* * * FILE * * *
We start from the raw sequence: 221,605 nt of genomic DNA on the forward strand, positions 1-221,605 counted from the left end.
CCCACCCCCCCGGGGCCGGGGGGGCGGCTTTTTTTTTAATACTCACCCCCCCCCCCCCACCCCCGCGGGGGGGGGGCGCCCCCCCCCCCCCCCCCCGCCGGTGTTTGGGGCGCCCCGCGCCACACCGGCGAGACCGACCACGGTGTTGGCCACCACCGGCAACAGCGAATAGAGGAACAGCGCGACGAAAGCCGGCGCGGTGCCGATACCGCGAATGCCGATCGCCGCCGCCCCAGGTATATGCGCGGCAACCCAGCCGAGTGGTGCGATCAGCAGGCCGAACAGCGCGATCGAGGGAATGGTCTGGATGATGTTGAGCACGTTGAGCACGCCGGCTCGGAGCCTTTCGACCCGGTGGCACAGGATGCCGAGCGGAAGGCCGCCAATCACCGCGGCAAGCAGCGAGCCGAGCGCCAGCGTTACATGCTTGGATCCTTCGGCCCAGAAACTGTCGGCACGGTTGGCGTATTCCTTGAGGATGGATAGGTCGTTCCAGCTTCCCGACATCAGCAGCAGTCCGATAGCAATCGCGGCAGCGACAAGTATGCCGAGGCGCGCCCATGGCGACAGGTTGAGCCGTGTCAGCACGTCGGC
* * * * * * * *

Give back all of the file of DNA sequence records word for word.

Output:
We start from the raw sequence: 221,605 nt of genomic DNA on the forward strand, positions 1-221,605 counted from the left end.
CCCACCCCCCCGGGGCCGGGGGGGCGGCTTTTTTTTTAATACTCACCCCCCCCCCCCCACCCCCGCGGGGGGGGGGCGCCCCCCCCCCCCCCCCCCGCCGGTGTTTGGGGCGCCCCGCGCCACACCGGCGAGACCGACCACGGTGTTGGCCACCACCGGCAACAGCGAATAGAGGAACAGCGCGACGAAAGCCGGCGCGGTGCCGATACCGCGAATGCCGATCGCCGCCGCCCCAGGTATATGCGCGGCAACCCAGCCGAGTGGTGCGATCAGCAGGCCGAACAGCGCGATCGAGGGAATGGTCTGGATGATGTTGAGCACGTTGAGCACGCCGGCTCGGAGCCTTTCGACCCGGTGGCACAGGATGCCGAGCGGAAGGCCGCCAATCACCGCGGCAAGCAGCGAGCCGAGCGCCAGCGTTACATGCTTGGATCCTTCGGCCCAGAAACTGTCGGCACGGTTGGCGTATTCCTTGAGGATGGATAGGTCGTTCCAGCTTCCCGACATCAGCAGCAGTCCGATAGCAATCGCGGCAGCGACAAGTATGCCGAGGCGCGCCCATGGCGACAGGTTGAGCCGTGTCAGCACGTCGGC